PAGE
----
Clinton has made it clear that she doesn't intend to remain in the political arena in 2012 and beyond -- in fact she wants to be a grandmother now that her daughter, Chelsea , is married.
"It's ridiculous. This is all just silly mischief-making by a very small group of people ... with nothing better to do," Mo Elleithee, Clinton's national press secretary during the 2008 campaign, told The Washington Post in an article published Tuesday.
Robo-calls were made in Maryland, Wisconsin, and Pennsylvania, and Michigan, Florida, New York and Arizona saying the country would be "better off today if Hillary Clinton was our president."
The calls urge listeners to go to RunHillary2012.net and sign a petition to try to persuade Clinton to run again.
Clinton's name has been bandied about for either president or vice president since 2010. In October 2010, Post reporter Bob Woodward said Clinton was being considered as a replacement for Vice President Joe Biden on the re-election ticket, which the White House and Clinton denied.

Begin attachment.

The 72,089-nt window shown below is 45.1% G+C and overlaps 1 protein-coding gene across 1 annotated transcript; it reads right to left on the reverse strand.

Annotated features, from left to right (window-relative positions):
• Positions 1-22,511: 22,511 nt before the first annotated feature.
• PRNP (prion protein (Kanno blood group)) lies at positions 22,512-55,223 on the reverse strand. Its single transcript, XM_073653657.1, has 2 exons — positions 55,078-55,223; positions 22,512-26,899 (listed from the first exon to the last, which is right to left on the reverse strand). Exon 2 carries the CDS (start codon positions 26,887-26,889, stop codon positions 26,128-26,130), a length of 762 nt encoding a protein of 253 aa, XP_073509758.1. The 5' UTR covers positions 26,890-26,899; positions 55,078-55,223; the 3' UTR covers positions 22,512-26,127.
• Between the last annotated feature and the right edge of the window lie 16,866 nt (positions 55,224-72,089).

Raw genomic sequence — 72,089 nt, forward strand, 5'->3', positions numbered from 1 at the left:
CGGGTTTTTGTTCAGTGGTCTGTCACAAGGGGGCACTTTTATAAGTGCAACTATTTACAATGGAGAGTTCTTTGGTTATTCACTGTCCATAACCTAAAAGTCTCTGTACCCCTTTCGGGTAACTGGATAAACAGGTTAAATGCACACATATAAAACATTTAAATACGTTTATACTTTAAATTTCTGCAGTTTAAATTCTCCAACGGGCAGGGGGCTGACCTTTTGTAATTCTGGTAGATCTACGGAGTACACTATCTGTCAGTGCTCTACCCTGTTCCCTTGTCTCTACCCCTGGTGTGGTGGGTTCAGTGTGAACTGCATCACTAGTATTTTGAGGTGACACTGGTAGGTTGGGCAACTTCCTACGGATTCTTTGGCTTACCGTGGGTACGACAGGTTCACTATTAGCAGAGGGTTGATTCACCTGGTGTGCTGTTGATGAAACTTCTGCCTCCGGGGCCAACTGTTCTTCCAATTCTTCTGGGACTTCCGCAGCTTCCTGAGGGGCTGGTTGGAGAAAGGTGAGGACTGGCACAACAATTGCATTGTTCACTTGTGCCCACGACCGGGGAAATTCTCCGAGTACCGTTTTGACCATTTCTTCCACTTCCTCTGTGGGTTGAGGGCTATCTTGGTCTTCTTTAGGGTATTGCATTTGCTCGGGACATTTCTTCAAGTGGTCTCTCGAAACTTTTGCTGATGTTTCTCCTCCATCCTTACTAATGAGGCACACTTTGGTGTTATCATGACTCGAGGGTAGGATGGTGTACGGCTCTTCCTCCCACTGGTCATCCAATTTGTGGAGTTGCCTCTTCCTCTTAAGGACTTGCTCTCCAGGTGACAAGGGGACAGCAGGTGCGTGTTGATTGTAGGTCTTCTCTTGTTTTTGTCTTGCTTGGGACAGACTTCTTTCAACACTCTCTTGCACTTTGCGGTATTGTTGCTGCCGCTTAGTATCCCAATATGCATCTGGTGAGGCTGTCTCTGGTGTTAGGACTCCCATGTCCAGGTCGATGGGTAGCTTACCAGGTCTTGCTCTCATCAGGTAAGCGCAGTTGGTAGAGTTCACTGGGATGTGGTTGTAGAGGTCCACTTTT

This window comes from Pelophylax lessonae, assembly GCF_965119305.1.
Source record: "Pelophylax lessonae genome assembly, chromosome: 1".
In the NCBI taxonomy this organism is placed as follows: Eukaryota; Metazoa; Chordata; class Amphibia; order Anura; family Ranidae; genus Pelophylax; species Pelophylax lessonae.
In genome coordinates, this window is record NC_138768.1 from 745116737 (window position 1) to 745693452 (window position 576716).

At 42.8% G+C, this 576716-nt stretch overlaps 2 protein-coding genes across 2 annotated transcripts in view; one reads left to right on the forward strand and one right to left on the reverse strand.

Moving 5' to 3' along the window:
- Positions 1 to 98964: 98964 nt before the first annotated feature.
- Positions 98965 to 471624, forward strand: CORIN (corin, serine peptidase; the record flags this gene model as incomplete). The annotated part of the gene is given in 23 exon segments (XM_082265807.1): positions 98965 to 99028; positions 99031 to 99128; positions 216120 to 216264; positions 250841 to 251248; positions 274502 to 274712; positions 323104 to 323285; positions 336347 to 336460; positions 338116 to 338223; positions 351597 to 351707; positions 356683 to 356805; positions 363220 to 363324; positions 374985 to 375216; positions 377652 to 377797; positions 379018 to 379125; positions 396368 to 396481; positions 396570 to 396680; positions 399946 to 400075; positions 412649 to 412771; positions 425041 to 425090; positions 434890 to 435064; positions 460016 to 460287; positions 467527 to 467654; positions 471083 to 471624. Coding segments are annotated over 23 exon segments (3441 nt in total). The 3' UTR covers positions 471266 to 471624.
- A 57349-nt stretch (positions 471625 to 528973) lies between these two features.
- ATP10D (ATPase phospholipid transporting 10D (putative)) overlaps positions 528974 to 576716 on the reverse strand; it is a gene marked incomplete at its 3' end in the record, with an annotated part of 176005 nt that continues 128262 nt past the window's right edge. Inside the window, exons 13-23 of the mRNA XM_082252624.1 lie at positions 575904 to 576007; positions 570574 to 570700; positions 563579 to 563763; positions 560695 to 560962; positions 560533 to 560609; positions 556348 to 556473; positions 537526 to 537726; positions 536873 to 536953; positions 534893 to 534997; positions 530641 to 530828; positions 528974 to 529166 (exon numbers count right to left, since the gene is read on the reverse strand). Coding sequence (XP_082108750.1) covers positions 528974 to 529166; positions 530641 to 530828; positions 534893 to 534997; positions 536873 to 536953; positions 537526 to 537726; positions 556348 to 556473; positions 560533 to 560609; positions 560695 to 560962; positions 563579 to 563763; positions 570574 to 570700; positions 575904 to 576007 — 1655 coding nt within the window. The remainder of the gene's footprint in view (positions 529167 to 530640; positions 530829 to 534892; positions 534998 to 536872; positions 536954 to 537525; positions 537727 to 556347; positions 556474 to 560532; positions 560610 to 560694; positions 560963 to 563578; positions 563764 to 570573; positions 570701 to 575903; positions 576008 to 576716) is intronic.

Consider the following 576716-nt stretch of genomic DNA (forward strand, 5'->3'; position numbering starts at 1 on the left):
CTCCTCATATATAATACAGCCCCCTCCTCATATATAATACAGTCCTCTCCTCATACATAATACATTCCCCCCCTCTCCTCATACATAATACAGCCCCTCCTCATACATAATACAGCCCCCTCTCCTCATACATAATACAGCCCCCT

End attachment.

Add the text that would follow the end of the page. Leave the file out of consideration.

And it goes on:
"Draft Hillary" petitions began to circulating on Facebook and Twitter and elsewhere on the Internet.
"Nobody really knows" who's behind the robo-calls, said Shaun Dakin, who started StopPoliticalCalls.org and helped write legislation Sen. Dianne Feinstein, D-Calif., introduced that would more strictly regulate the practice. "There are all kinds of theories. It's the Republicans, it's Karl Rove. ... It's the PUMAs," female activists who backed Clinton in 2008.
Whoever it is, "the fundamental flaw in this logic," Elleithee said, is that Clinton supports Obama and his re-election. "And poll after poll after poll shows that Democrats are united behind their standard-bearer."